Monday, May 14, 2012

The content of the future

Sooner or later, all conversations about the broadcast industry comes back to the universal truth that content is king. The final session of the first day of the emerging media technology addressed the issue of content.
Sheau Ng of NBC Universal felt that convergence was now an old word. Now we have proliferations of new methods of communicating and proliferations of devices. That paints a new picture of the future for content. We are beginning to connect some of the dots, to build the new paradigms for the creative community, he said.
What we have to do is push ourselves into new ways of telling stories, to find routes to re-engage with audiences. We can now present data in multiple ways synchronously, to the main screen and the extra screens. It is up to the producers to find new ways of using those tools.
Chair of the session Anthony Rose of Zeebox talked about a programme on UK Channel 4 called Style the Nation. This was aimed at teen girls, and paid for by a clothing company. The accompanying app allows the audience to both vote on the clothes discussed on the programme and by it online. It turns the conventional broadcasting model upside down.
Jean Philip de Tender is a channel controller at VRT, but described himself as a story evangelist. New technologies allows you to tell stories in a better way, he agreed. With second screens to have the ability to organise a dialogue with your audience, to understand how they are responding to what you tell them.
He recalled that he had once made a programme about terminal cancer, which naturally triggered strong emotions. This was an opportunity to start a conversation, an ideal use for connected communications.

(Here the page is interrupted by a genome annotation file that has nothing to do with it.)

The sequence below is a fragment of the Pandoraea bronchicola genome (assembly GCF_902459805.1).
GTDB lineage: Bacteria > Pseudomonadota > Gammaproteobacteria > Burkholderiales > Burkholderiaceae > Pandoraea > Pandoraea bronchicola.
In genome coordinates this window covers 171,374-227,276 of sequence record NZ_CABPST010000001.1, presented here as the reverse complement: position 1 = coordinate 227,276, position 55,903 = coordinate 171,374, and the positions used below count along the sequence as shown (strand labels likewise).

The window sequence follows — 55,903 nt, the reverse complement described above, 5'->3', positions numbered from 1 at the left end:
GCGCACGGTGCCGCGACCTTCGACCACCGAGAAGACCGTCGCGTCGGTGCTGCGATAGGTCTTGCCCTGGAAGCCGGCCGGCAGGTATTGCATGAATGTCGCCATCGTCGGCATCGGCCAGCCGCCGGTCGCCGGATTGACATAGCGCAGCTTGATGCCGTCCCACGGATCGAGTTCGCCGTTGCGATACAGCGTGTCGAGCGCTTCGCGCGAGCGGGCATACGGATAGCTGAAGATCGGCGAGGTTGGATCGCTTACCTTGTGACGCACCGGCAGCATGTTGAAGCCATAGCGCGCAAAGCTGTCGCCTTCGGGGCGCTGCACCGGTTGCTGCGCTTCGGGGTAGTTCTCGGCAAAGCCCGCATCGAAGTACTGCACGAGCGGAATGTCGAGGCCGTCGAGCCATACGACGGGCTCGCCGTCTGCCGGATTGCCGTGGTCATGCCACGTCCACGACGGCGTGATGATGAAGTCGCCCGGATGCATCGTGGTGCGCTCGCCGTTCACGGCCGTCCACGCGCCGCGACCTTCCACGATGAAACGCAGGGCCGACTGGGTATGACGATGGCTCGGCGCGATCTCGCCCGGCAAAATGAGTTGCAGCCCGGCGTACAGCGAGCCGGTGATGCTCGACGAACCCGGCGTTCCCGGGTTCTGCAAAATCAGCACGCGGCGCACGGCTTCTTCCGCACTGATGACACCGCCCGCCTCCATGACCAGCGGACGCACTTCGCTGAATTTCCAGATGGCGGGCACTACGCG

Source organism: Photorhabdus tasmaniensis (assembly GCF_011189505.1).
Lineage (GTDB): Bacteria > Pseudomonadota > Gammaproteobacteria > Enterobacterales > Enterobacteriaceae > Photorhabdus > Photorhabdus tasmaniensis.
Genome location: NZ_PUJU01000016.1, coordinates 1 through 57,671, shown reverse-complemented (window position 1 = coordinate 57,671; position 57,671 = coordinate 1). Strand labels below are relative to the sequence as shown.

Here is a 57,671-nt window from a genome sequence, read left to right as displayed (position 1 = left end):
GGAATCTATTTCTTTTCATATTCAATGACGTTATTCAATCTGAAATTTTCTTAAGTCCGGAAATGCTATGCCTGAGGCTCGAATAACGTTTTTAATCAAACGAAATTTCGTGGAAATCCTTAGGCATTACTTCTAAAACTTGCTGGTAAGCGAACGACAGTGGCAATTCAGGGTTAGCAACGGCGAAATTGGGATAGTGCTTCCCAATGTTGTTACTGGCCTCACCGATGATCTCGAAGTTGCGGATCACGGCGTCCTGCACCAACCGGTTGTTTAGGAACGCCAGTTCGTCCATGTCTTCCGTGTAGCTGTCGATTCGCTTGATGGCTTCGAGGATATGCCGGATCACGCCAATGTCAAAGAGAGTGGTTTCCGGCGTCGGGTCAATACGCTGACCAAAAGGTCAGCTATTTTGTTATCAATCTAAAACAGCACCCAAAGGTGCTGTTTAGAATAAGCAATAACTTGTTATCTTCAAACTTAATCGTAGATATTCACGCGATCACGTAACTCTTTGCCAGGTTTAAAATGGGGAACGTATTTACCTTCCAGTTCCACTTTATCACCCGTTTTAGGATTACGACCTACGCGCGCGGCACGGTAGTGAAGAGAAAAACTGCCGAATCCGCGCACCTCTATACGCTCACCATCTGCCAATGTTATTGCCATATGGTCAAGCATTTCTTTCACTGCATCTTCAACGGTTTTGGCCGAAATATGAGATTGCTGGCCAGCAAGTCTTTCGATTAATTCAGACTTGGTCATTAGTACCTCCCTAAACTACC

In response to a question, he was clear that, while the broadcaster need not own the second screen, it was vital that the content was linked to provide real integration and convergence.
Ken Kerschbaumer of SVG brought the sports broadcasters’ viewpoint. If you have the rights to a sport you have a way of keeping the audience locked in and a naturally dramatic story line. It is a story best told live. So sports fans do not cut the cord. They want to watch their favourite sport as it happens.
The discussion moved onto discovering content. What will the next iteration of EPGs look like? Ng felt that there was much to be said for the old up and down buttons. This worked when there was just a handful of channels. Now it needs to take that idea and put under the up and down buttons suggestions for the sorts of programmes that individual or family might want to watch at that sort of time. Some clever algorithm somewhere will predict tailored programming for you.
Tender remained a firm believer in the strong brand: the broadcaster setting out what audiences will want to watch. He also expressed the idea of a show having “talk value”, making audiences watch a programme as it is transmitted because everyone will be talking about it afterwards.
Programme scheduling exists today, and will exist tomorrow, asserted Ng. But within the next decade there will be functionality to develop the sort of functionality which will provide a personalised schedule. But it has to not only understand the user, it has to understand the content, including new content which the audience has yet to see. How can that new content be advertised?
Audiences are increasingly expected to find content for nothing, and broadcasters work with YouTube as a way of building brands. Kerschbaumer pointed to the sports bodies, like Formula 1 and MLB, who control their content very tightly and do not have YouTube or Facebook presences. Does this mean that audiences will reject them because they cannot see them for nothing?
In conclusion, Rose asked how content owners generate blockbusters if there is no schedule. Ng said you will always have surprises, like The Hunger Game, but for most it is the release date.
Kerschbaumer said the beauty of sport is that you always know when and where it is happening. And Tender said it always begins and ends with a good story.

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